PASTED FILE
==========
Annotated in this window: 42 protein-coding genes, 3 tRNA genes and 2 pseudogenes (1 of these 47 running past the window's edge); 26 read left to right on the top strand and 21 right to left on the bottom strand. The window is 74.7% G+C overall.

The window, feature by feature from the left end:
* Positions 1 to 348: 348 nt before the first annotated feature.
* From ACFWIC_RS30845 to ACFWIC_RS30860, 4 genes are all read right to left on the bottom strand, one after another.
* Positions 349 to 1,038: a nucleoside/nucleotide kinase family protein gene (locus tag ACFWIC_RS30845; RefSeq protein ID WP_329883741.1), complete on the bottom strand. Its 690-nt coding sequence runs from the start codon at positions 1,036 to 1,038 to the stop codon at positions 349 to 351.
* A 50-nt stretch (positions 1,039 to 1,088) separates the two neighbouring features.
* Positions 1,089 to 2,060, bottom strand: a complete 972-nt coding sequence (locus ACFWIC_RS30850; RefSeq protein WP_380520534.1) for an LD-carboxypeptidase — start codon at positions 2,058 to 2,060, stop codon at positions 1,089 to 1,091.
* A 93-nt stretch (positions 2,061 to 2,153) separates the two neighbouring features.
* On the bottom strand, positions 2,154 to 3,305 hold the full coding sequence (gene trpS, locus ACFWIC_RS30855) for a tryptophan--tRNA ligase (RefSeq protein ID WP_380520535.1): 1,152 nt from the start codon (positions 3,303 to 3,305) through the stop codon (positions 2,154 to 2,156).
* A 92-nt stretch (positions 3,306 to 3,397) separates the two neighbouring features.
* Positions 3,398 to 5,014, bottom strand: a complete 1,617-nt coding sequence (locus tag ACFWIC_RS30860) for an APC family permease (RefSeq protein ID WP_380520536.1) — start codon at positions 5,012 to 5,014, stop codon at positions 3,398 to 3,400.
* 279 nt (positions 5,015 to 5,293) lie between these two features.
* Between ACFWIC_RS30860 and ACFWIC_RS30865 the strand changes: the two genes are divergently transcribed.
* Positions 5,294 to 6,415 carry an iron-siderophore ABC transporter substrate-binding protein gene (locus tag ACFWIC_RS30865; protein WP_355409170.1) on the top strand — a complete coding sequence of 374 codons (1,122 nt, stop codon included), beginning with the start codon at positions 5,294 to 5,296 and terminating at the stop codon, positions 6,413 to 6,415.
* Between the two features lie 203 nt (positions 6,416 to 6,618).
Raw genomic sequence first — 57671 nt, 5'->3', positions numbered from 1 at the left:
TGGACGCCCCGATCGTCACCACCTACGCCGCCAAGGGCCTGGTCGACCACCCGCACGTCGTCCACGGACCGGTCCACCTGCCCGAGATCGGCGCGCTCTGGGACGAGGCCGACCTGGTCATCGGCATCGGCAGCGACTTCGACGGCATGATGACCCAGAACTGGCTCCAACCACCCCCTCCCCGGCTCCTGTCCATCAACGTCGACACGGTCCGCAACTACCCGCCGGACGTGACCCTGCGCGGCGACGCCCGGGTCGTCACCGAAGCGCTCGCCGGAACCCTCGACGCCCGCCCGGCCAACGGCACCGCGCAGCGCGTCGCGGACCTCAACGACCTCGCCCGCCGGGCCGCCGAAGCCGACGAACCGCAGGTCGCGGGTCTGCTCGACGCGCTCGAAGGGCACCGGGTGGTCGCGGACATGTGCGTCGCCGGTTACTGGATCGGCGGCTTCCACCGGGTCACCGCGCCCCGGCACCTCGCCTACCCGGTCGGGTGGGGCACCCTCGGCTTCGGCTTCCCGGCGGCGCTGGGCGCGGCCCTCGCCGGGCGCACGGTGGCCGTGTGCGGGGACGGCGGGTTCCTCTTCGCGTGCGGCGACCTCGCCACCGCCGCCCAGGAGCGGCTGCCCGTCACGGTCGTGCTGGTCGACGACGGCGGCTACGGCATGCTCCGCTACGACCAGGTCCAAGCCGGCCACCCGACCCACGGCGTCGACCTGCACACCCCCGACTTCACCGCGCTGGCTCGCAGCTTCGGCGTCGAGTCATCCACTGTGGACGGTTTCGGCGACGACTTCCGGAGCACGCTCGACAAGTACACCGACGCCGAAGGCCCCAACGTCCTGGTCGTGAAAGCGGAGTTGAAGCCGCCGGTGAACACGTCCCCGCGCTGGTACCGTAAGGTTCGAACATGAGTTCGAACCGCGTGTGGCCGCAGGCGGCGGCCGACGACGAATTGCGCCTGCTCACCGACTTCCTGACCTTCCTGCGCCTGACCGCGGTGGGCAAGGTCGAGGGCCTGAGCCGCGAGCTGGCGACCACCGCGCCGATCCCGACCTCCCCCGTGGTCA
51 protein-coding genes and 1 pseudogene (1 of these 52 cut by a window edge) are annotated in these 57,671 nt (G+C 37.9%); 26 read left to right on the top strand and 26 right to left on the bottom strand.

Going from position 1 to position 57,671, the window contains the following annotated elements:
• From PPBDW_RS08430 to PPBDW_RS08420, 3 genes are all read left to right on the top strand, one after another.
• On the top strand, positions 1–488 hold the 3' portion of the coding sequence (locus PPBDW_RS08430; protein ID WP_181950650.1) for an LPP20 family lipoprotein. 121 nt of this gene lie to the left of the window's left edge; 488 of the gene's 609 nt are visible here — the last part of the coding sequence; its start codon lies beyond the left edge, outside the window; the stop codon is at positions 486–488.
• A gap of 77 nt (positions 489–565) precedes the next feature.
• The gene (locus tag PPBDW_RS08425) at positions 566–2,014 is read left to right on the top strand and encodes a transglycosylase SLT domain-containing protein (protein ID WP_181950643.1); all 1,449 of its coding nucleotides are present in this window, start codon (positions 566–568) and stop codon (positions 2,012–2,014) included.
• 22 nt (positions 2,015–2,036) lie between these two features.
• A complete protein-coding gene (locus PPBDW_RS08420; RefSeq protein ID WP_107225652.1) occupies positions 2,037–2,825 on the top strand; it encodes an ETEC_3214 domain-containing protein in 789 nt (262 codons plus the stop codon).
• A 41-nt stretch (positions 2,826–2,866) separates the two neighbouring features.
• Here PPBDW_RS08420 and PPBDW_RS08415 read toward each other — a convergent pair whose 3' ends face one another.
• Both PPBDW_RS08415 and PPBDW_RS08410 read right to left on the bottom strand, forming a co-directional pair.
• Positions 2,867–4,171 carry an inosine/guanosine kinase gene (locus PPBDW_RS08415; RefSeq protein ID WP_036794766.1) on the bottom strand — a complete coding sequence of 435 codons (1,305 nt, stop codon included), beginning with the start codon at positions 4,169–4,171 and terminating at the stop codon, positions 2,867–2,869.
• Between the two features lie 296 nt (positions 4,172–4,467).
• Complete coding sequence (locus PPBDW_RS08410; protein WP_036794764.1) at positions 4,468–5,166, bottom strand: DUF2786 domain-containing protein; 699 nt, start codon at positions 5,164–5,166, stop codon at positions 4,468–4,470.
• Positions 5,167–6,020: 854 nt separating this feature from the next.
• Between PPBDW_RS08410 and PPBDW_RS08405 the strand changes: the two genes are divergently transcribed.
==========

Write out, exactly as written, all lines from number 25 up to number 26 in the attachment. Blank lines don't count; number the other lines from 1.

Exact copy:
• A complete protein-coding gene (locus PPBDW_RS08420; RefSeq protein ID WP_107225652.1) occupies positions 2,037–2,825 on the top strand; it encodes an ETEC_3214 domain-containing protein in 789 nt (262 codons plus the stop codon).
• A 41-nt stretch (positions 2,826–2,866) separates the two neighbouring features.